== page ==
To get a 10: In the first submission, assignment questions are completed, facts are correct, responses are thoughtful, presentation is clear, grammar and spelling are correct.
To get a 9: In the first submission, a few assignment questions are incomplete OR a few facts are incorrect OR a few responses are careless OR there are a few grammar and spelling errors. After prompting, all corrections are made in revisions.
To get an 8: In the first submission, many assignment questions are incomplete OR many facts are incorrect OR many responses are careless OR there are numerous grammar and spelling errors. After prompting, all corrections are made in revisions.
To get a 7: After prompting, a few assignment questions remain incomplete OR a few facts remain incorrect OR a few responses remain careless OR a few grammar and spelling errors remain.
To get a 6: This grade is reserved for administrative use.
To get a 5: Plagiarism, purposeful or mistaken, which will lower your final grade for the course (so be very careful when posting your work!) OR lack of effort, disrespect, or attitude (we are here to communicate with you if you don't understand something). Lesson requirements have been met.
Also be aware that you will have a chance to revise your work. Since revisions result in a lower grade, remember to read the directions carefully and make sure you meet the requirements.

Assignment for Lesson 2

Here are 15 words. You need to do a word analysis on 5 of them, based on the directions and example given above.
Do not submit text that you have copied from sources, including websites. All of your work should be in your own words. Using copied text would be considered plagiarism. For more information, review our page on Plagiarism and Citation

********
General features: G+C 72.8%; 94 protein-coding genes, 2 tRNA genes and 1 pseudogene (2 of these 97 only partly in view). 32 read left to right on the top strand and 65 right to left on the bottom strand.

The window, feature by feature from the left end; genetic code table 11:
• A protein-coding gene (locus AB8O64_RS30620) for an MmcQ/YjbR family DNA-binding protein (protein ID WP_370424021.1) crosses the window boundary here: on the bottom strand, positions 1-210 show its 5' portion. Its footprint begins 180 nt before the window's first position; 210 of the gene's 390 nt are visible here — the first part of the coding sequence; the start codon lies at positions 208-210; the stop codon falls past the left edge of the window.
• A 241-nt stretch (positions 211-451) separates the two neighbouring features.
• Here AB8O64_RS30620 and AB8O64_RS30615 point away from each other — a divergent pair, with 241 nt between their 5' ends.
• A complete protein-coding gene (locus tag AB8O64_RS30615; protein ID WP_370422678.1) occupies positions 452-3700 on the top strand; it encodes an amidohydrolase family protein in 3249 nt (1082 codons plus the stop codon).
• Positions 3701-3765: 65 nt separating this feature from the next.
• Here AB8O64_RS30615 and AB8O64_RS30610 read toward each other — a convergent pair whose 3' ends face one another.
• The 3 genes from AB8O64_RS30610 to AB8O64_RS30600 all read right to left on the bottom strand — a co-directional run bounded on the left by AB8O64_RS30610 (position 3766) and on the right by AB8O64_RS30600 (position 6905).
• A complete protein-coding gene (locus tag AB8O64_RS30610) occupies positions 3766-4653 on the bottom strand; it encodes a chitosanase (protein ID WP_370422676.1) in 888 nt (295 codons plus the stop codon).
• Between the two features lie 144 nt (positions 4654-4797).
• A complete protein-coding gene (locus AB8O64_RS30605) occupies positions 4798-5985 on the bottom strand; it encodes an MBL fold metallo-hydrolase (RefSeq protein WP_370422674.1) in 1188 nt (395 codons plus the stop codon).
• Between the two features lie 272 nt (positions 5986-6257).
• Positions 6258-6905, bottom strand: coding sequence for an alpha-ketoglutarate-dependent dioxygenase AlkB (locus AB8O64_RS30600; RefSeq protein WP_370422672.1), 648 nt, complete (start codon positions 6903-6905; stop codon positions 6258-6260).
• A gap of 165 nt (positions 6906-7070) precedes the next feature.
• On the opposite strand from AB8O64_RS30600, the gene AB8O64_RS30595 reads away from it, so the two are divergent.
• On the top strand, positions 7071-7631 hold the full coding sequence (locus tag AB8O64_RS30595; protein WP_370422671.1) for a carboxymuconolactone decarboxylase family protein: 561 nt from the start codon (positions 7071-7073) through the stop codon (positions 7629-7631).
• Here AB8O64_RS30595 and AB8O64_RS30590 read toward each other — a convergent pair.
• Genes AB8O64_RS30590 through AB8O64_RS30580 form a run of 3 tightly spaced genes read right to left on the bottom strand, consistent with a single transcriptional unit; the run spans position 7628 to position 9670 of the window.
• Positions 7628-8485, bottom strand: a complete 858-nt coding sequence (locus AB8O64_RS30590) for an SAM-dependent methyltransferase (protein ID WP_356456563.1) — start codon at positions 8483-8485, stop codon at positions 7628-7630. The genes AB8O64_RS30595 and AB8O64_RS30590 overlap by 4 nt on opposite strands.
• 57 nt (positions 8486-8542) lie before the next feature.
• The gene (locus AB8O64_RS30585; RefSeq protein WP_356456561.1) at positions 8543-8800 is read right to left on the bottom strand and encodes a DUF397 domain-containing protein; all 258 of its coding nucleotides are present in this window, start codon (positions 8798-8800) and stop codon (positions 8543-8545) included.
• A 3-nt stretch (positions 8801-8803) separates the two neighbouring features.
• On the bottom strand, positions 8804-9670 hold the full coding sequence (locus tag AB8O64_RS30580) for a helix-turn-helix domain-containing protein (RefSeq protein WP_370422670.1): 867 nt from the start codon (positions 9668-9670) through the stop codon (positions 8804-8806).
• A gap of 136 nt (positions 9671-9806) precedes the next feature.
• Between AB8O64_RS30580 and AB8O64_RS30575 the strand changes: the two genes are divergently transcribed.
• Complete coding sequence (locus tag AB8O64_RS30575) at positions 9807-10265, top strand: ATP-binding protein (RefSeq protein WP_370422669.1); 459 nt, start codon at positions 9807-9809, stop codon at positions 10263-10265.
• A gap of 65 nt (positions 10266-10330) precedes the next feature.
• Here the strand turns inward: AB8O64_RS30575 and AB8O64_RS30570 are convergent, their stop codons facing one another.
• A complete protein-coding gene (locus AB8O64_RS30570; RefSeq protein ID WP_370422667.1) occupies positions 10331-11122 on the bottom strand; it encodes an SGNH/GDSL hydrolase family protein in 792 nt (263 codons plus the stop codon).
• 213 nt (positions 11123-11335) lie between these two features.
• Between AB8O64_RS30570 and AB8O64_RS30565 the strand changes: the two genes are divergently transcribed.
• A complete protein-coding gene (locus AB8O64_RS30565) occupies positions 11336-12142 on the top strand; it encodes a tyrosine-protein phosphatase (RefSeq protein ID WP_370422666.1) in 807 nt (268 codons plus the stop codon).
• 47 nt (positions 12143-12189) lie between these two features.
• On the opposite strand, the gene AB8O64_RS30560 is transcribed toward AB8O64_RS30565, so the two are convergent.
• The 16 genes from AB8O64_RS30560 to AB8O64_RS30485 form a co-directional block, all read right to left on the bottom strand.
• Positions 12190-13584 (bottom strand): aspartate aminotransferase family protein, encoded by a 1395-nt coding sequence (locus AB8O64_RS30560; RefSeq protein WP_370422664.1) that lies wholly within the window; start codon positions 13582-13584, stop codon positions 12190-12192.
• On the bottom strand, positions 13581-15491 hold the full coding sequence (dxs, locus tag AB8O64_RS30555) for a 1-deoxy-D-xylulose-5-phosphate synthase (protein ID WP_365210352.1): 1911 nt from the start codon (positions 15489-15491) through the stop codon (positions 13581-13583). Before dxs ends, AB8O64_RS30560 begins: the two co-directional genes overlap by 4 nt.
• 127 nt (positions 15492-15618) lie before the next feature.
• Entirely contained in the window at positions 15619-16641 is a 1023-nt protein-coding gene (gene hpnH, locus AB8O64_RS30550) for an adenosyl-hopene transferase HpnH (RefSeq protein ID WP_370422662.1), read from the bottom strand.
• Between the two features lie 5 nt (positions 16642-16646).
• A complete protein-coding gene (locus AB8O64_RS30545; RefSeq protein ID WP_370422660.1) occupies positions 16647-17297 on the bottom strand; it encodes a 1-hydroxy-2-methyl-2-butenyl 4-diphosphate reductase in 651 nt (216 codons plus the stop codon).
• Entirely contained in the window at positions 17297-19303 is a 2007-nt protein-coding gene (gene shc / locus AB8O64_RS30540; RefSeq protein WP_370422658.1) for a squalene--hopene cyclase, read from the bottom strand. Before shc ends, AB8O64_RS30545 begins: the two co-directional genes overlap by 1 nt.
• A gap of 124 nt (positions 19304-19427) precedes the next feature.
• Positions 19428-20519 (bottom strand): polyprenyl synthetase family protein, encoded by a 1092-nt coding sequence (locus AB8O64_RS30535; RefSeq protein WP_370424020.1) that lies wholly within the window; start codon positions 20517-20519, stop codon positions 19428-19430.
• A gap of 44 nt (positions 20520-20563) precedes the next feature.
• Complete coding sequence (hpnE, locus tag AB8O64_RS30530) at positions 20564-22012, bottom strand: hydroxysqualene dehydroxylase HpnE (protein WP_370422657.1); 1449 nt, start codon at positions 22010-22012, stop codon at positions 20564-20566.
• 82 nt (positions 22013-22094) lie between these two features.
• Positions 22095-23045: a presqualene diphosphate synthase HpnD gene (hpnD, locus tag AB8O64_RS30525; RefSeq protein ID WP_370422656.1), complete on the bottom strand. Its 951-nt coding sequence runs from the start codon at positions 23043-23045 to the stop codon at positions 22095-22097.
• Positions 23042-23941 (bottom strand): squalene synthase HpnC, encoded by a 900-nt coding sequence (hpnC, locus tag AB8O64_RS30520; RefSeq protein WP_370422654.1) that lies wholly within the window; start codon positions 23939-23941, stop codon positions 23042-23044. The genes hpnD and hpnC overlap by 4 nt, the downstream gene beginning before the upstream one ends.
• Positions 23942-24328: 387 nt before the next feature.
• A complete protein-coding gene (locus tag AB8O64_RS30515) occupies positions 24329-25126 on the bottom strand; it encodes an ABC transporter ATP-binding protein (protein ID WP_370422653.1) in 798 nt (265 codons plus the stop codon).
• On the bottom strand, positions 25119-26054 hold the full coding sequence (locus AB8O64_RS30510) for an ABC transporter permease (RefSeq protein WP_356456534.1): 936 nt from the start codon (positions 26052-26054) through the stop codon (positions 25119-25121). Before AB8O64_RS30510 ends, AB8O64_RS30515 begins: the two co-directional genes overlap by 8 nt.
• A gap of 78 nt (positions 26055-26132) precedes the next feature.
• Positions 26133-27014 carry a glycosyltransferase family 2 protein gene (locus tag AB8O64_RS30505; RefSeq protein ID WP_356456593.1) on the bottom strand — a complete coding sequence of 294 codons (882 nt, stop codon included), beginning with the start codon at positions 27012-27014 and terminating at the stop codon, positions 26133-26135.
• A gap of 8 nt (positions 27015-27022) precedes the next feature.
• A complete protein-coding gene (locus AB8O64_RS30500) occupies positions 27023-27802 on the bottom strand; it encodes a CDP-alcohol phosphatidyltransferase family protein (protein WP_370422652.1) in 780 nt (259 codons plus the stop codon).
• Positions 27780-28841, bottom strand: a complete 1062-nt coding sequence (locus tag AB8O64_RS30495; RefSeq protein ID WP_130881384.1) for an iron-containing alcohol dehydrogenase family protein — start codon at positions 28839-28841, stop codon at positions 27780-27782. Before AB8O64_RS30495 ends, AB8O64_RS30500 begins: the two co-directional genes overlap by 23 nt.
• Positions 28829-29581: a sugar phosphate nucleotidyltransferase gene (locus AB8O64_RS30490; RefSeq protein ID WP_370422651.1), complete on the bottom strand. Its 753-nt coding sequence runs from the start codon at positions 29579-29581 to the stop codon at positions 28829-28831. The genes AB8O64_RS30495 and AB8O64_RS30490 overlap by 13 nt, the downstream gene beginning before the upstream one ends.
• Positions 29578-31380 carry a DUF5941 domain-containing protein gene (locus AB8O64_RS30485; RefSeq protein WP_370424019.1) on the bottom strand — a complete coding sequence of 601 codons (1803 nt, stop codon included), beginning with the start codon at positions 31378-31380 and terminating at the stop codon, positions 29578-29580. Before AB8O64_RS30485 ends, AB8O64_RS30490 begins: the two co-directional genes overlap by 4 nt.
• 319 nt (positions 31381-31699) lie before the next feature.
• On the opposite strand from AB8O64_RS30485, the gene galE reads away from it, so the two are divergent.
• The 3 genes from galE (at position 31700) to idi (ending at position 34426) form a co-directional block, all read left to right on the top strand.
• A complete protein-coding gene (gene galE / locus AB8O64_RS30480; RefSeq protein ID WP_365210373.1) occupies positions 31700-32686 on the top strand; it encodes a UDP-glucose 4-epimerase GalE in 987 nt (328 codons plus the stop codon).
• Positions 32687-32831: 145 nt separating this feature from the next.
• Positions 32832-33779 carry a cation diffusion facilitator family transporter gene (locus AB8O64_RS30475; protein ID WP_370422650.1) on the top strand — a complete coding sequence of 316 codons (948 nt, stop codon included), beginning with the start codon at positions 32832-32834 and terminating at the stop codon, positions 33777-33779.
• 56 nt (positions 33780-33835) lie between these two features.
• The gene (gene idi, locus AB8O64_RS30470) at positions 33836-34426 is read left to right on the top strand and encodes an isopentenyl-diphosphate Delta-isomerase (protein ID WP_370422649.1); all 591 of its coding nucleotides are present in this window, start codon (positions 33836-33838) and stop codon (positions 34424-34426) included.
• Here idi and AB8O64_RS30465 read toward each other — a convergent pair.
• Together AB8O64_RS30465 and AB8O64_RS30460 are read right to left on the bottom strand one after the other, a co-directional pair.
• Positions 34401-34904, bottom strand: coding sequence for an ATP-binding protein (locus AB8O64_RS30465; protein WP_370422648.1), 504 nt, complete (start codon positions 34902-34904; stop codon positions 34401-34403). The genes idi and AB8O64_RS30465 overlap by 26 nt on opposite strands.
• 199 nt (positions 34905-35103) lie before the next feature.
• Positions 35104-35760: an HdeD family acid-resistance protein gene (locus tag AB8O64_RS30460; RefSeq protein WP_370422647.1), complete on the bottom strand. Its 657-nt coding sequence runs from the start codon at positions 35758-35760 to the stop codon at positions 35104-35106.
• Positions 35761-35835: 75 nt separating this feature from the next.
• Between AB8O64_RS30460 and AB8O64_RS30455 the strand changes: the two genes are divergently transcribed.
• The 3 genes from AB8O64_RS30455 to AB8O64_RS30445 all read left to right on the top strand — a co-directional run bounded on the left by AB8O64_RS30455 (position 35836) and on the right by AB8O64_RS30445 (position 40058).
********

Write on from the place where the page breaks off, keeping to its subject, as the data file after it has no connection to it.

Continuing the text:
alleviate brood conjure facade hero
lazy kindergarten mooch ovation postern
querulous savor scald traverse yawn

You can use any etymological site you can find for these problems, but here are a few good links to help get you started. Remember, if a source doesn't give you all the information you need (for example, it lists the original word, but doesn't tell you what the original word meant), then you'll have to find another source.

Links will open in a new window:

These are only a few sites; remember you can search the web to find more if you need them. Good search terms include "etymology" and "word origins." Also remember dictionaries often offer etymologies too, as part of the definition.

Look for keys to the abbreviations used on these sites. Often language names in etymological entries will be abbreviated, putting O.Fr. for "Old French" for example. Each site will have a key (a section listing the abbreviations and their meanings) somewhere on their website to explain the abbreviations. Find the key if you need it--if you misinterpret an abbreviation your answer will be considered incorrect and require revision.

Return to the English 3 Demo Page
Return to Student Desk Demo

The materials in this lesson are � Compuhigh and may not be reused without express written permission.